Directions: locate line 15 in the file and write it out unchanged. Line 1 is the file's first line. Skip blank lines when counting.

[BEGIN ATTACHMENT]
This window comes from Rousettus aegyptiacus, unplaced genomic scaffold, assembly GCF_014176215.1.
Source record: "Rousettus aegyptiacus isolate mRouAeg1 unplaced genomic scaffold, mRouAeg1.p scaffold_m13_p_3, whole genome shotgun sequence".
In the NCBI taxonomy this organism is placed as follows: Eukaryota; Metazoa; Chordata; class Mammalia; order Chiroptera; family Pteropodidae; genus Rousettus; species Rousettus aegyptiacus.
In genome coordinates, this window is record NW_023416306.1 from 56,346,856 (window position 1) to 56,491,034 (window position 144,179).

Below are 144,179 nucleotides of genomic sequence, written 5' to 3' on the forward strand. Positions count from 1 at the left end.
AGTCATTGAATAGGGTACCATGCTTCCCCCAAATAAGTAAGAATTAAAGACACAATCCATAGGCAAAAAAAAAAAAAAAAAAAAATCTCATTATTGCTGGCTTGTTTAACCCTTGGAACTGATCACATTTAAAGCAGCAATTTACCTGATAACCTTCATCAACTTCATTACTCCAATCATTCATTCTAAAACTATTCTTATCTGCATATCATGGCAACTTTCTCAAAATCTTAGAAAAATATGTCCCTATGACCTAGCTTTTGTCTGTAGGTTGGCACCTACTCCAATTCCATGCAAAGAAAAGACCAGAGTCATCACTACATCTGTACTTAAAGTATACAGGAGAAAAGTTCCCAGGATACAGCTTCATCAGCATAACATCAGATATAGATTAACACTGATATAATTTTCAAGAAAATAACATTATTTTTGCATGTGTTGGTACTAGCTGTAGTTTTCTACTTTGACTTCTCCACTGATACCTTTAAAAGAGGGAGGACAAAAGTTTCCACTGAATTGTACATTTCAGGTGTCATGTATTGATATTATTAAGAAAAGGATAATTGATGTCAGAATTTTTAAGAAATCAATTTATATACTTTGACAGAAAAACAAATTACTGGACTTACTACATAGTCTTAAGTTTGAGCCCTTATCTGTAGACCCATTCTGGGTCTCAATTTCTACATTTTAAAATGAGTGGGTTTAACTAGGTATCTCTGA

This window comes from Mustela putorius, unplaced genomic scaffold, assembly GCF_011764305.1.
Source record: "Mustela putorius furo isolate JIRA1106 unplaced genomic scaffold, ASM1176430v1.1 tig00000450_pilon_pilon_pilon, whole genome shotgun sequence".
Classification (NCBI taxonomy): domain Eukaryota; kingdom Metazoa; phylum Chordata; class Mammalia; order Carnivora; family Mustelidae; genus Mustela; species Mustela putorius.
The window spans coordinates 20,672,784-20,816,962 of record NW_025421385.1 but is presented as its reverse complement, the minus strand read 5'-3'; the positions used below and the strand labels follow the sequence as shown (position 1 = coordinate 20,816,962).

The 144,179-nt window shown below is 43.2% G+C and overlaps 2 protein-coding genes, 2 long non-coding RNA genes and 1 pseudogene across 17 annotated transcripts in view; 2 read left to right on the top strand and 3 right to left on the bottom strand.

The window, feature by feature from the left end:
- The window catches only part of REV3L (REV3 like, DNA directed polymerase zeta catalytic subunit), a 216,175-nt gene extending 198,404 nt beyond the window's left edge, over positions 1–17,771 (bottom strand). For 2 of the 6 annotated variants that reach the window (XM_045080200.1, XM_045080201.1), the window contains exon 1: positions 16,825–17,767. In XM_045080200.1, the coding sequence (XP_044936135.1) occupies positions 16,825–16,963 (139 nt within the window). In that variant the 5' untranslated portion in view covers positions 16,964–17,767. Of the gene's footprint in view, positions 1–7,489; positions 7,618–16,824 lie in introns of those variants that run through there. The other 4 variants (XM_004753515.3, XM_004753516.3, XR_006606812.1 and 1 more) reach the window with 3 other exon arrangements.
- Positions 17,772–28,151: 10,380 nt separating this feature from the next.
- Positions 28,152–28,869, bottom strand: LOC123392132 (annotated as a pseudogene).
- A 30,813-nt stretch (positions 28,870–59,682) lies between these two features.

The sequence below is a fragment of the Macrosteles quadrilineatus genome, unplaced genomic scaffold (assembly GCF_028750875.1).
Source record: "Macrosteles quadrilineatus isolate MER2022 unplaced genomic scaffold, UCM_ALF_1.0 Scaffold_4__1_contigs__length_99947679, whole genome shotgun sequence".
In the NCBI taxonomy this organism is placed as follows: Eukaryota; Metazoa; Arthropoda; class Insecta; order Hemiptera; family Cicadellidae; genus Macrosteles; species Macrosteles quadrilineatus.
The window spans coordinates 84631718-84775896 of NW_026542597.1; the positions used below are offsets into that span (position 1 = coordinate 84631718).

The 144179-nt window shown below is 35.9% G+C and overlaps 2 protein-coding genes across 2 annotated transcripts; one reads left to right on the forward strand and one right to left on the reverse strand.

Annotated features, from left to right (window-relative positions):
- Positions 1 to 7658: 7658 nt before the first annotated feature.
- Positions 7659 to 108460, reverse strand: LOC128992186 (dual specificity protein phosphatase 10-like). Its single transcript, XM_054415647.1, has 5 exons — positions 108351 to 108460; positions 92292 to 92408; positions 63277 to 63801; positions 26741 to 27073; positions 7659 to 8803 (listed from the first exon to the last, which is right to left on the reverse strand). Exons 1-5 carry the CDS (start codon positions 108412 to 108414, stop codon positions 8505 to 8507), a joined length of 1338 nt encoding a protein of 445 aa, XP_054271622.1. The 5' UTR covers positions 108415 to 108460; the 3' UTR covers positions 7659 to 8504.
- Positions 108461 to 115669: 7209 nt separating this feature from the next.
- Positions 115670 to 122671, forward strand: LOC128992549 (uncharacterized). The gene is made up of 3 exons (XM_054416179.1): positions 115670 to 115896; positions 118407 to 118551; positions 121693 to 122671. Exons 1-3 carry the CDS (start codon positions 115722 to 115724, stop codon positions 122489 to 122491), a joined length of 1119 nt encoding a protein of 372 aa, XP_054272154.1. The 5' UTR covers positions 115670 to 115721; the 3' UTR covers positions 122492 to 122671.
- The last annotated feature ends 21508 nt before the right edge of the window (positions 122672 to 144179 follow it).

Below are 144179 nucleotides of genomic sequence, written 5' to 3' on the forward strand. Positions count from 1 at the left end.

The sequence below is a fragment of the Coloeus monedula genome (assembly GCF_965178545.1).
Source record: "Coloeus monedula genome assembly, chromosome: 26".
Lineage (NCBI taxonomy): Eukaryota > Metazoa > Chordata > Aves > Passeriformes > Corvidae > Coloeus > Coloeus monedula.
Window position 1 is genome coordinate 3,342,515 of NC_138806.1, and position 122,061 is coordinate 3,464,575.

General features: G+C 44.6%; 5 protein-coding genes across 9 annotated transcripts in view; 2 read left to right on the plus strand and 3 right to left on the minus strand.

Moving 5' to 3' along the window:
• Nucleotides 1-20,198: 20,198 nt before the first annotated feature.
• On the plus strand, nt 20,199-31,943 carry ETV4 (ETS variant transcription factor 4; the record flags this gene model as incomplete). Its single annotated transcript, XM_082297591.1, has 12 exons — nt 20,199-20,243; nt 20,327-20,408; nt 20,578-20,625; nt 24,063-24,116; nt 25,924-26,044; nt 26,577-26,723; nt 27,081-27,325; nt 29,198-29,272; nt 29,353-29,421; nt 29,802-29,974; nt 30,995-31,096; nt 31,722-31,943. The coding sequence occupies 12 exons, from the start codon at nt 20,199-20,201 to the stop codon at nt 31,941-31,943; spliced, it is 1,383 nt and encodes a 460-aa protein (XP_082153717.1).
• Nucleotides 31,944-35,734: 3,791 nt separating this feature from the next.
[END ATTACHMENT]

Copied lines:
- Positions 28,152–28,869, bottom strand: LOC123392132 (annotated as a pseudogene).